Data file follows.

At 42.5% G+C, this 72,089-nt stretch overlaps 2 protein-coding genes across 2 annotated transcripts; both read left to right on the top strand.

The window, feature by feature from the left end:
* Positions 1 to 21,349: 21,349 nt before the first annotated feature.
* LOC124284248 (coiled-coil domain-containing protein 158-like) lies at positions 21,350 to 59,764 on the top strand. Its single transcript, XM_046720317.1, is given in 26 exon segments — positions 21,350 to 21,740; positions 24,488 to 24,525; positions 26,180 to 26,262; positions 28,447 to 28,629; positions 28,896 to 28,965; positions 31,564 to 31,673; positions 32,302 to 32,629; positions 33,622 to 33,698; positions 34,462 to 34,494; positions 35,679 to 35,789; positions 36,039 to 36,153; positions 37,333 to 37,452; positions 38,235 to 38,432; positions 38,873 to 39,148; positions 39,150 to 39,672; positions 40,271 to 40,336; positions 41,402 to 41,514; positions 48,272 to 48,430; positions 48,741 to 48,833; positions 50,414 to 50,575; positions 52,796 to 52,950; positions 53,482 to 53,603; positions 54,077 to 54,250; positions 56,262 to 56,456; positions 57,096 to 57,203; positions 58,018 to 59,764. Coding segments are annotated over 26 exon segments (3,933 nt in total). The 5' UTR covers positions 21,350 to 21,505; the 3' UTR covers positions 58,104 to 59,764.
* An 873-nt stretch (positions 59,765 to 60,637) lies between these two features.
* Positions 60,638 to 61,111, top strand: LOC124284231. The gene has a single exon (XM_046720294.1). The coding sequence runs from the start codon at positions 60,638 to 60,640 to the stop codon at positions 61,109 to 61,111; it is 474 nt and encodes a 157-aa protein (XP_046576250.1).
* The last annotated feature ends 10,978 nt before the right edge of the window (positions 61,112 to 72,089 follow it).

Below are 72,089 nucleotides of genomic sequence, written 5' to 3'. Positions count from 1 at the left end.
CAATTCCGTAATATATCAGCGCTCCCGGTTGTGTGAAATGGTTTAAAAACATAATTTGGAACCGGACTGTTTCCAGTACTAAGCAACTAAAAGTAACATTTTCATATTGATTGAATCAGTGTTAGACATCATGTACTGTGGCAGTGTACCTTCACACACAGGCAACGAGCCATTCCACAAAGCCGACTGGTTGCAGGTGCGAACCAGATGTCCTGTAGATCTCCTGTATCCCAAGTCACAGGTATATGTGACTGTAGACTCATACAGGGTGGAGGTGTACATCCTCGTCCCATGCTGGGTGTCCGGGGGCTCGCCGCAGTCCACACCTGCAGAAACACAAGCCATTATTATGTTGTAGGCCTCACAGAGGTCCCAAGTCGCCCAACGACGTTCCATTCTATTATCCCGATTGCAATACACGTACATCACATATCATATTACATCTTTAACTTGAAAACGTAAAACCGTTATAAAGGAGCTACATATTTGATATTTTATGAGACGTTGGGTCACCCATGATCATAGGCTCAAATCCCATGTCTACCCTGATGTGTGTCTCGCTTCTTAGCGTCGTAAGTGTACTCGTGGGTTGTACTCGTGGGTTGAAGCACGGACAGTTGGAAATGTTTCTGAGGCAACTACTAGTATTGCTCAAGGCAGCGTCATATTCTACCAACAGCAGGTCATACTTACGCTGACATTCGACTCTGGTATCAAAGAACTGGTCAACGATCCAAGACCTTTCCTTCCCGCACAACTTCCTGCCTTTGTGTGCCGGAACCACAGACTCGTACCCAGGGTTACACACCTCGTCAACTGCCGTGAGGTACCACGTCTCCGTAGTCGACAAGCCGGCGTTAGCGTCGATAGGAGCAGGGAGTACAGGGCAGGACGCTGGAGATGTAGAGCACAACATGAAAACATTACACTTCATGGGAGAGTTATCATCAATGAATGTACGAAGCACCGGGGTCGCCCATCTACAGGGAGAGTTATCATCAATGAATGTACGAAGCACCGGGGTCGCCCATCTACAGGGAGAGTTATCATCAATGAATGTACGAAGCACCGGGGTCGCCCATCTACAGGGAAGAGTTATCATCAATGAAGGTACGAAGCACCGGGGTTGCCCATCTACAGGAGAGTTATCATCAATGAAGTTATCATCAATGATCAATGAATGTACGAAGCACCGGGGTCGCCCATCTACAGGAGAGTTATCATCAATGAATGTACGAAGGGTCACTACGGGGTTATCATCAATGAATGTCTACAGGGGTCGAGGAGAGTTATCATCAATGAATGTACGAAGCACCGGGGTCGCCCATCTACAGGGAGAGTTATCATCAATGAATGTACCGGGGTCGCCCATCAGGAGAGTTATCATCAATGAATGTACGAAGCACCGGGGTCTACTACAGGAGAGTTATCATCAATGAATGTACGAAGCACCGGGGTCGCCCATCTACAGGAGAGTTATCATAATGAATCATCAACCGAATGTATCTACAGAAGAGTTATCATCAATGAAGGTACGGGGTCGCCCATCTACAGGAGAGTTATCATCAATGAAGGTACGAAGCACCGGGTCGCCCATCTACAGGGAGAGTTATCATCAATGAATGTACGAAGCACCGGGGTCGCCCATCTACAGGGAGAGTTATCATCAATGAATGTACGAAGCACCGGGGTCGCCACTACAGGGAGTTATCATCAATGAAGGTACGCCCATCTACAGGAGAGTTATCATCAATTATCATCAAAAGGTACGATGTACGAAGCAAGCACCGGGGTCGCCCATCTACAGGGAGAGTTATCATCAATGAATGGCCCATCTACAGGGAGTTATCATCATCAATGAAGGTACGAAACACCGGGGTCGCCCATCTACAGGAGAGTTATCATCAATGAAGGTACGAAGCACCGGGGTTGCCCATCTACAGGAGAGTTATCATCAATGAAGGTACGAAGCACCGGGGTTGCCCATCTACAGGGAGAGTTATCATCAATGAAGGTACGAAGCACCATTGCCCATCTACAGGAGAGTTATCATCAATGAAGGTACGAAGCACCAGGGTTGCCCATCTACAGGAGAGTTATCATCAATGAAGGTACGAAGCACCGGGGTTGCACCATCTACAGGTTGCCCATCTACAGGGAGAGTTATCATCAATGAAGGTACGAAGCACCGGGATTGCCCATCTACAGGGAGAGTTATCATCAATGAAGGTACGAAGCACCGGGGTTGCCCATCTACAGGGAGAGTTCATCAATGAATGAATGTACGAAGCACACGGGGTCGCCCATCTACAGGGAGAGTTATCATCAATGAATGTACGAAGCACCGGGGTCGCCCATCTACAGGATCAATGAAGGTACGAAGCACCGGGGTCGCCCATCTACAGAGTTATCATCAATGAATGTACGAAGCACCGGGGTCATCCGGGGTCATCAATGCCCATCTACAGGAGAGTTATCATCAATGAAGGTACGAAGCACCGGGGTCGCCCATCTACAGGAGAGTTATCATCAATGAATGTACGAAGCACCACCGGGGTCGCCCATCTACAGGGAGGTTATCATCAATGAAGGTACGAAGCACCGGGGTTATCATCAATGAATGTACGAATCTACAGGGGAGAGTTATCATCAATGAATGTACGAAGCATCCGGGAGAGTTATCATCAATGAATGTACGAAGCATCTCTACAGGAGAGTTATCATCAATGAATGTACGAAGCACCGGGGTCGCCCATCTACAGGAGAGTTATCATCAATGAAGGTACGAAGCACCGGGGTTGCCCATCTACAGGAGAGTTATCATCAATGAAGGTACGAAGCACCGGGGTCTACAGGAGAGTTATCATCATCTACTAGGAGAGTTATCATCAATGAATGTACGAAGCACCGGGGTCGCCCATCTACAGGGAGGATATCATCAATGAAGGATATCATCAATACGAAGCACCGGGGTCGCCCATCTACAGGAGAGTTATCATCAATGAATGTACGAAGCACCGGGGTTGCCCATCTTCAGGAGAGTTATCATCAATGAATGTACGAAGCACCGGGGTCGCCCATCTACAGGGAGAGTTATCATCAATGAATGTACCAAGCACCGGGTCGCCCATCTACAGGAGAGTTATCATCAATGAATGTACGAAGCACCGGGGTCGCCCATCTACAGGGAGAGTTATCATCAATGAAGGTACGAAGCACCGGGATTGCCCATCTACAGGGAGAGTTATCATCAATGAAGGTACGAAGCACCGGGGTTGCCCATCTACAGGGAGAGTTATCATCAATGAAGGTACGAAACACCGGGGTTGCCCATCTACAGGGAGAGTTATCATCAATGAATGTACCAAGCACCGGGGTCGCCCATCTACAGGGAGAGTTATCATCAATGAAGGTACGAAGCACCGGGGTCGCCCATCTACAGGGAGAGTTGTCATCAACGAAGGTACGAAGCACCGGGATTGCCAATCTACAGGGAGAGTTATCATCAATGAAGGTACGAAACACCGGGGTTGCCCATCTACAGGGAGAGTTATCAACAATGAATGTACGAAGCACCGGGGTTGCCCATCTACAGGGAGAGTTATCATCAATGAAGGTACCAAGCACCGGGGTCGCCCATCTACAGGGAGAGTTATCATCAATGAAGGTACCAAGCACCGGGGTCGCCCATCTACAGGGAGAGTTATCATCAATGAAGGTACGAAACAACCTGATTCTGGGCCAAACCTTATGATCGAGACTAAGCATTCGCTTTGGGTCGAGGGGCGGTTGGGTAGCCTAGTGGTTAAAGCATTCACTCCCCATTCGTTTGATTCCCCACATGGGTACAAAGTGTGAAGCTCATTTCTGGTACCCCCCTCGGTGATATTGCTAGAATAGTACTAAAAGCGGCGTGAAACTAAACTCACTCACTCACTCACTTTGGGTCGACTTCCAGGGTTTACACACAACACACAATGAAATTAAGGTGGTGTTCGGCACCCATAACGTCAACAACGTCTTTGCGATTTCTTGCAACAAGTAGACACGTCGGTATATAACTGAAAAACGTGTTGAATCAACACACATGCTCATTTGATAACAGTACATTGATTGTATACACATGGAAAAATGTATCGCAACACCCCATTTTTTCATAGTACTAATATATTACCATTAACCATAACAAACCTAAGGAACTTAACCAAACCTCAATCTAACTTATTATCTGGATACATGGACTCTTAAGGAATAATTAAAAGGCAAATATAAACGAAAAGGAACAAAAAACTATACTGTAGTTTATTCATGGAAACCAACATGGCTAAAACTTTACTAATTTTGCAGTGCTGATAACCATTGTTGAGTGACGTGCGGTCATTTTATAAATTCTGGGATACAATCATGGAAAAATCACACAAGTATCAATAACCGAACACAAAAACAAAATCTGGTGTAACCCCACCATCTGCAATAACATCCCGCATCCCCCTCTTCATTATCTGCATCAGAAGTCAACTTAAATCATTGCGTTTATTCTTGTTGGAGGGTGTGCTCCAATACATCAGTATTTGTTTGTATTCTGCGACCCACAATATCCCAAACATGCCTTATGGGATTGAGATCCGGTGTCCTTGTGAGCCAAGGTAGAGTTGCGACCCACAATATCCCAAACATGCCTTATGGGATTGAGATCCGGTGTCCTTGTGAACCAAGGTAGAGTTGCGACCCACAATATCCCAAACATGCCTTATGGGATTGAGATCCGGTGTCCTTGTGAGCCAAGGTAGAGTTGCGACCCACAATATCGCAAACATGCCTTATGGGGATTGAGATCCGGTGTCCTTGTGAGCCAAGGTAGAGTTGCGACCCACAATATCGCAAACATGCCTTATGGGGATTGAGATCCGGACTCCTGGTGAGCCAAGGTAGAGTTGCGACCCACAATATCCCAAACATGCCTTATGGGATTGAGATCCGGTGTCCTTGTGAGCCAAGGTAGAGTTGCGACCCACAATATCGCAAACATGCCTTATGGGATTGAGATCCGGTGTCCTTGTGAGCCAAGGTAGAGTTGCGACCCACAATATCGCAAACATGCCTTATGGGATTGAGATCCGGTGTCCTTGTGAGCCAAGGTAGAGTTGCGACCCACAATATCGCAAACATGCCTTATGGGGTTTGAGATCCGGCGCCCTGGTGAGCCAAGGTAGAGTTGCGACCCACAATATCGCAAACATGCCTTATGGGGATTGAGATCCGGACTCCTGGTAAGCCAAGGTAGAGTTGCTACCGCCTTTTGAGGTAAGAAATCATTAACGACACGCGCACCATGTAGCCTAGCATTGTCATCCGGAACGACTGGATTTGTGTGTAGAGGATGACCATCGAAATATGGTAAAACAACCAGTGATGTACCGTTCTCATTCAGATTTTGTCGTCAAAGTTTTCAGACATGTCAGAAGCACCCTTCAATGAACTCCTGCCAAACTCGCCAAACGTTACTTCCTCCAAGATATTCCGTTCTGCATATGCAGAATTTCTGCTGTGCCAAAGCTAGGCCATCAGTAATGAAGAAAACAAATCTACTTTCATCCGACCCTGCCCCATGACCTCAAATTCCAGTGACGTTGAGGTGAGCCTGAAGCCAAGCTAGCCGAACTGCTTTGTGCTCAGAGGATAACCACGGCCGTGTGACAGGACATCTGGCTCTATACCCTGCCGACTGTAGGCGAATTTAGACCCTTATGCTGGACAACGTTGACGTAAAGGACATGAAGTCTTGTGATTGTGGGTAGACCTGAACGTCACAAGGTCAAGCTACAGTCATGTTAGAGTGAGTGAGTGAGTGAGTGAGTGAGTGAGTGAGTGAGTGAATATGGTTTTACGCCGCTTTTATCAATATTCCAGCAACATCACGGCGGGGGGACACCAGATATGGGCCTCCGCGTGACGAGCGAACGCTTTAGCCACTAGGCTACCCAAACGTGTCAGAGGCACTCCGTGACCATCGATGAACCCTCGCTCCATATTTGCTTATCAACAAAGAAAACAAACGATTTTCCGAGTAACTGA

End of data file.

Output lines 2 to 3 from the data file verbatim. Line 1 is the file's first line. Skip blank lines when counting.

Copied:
The window, feature by feature from the left end:
* Positions 1 to 21,349: 21,349 nt before the first annotated feature.